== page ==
For many public school autism classrooms, a 1:1 teaching model may not be (o.k….is definitely not!) available. Teachers may feel overwhelmed when creating a daily schedule that attempts to meet the needs of ALL students. Group activities are not only necessary (due to limited staff) but can also provide many opportunities for students to learn important skills that are essential for lesser restrictive settings. Simply scheduling group activities such as circle/meeting times, read alouds, gross motor/group games, art projects, etc., is not enough. We must provide clear expectations for staff to ensure that group activities are not only occurring, but are also being MONITORED APPROPRIATELY.
WHEN STAFF MEMBERS KNOW WHAT IS EXPECTED, OUR STUDENTS BENEFIT!
Read through our suggestions and let us know how you ensure that group activities are monitored appropriately. Suggestions: Students –
- Students should be sitting quietly and appropriately. Eyes and bodies should be oriented toward the group leader (there should only be one group leader!). THE “GROUP LEADER” MAY NOT ALWAYS BE THE TEACHER!
- Students should be attending to, following, and participating in group instruction with the appropriate amount and type of prompting.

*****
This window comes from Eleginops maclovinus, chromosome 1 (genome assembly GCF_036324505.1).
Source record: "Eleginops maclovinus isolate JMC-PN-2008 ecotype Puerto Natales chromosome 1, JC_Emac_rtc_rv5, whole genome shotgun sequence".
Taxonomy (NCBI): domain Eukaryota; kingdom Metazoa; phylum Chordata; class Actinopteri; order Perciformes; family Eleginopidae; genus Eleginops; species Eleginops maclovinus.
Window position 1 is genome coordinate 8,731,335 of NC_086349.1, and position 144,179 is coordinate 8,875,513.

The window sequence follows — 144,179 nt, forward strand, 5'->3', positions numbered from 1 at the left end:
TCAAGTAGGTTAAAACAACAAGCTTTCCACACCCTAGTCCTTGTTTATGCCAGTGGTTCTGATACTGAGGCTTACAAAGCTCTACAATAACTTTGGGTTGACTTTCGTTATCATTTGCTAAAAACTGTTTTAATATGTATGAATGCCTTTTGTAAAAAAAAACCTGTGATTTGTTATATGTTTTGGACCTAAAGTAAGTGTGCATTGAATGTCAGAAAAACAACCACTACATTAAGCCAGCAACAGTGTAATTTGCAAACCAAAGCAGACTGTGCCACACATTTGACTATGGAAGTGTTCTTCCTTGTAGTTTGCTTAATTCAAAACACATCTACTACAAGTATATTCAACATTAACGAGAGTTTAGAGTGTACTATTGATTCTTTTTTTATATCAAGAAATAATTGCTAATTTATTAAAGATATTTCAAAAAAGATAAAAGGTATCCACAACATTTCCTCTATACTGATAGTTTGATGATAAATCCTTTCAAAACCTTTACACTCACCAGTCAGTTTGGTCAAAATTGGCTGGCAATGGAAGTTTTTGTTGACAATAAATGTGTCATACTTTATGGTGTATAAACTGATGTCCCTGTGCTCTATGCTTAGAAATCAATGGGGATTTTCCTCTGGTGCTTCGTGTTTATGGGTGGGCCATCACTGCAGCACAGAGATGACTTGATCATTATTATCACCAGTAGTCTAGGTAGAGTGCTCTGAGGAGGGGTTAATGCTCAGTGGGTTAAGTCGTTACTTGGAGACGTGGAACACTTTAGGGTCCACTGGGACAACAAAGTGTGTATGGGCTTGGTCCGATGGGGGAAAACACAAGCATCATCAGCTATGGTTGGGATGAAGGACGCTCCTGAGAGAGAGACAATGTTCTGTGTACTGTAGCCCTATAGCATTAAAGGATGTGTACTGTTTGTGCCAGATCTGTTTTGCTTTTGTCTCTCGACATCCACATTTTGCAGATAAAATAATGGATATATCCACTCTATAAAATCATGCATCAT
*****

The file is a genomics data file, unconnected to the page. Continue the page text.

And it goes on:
- Staff should be standing or sitting behind the student(s) assigned to them.
- Group leader should be the only one to present directions, questions, etc. If necessary, staff should prompt the correct response using the appropriate amount and type of prompting. REFRAIN FROM REPEATING THE DIRECTION, QUESTION, ETC. PRESENTED BY THE TEACHER.
- Implement behavioral interventions as quietly and unobtrusively as possible.
- Always remain focused on your students (adults should not be conversing).
- Staff should not participate in group (i.e., singing, asking questions of students, etc.) unless directed by the group leader. WHILE IT’S FUN TO SING AND DANCE, WE WANT OUR STUDENTS TO BE THE ONES PARTICIPATING! WE ALSO WANT THEM TO BE FOCUSED ON THE INSTRUCTIONAL LEADER….REMEMBER WHAT THE GOALS ARE!
- Will certain staff members provide social praise to individual students? (consider voice volume)
- Will certain staff members provide tangible reinforcement to individual students? (How much? When?)
Consider having the instructional leader use “signals” to communicate certain things to staff (i.e., when to deliver reinforcement, when to prompt, when to ignore, when to….er…..be quiet!!!) Examples:
- Instructional leader puts a thumb up = Staff member quietly provides social praise to a student (“Nice job sitting with your feet on the floor.”).
- Vice versa…staff member “signals” to instructional leader to remind him/her to provide reinforcement to a student.
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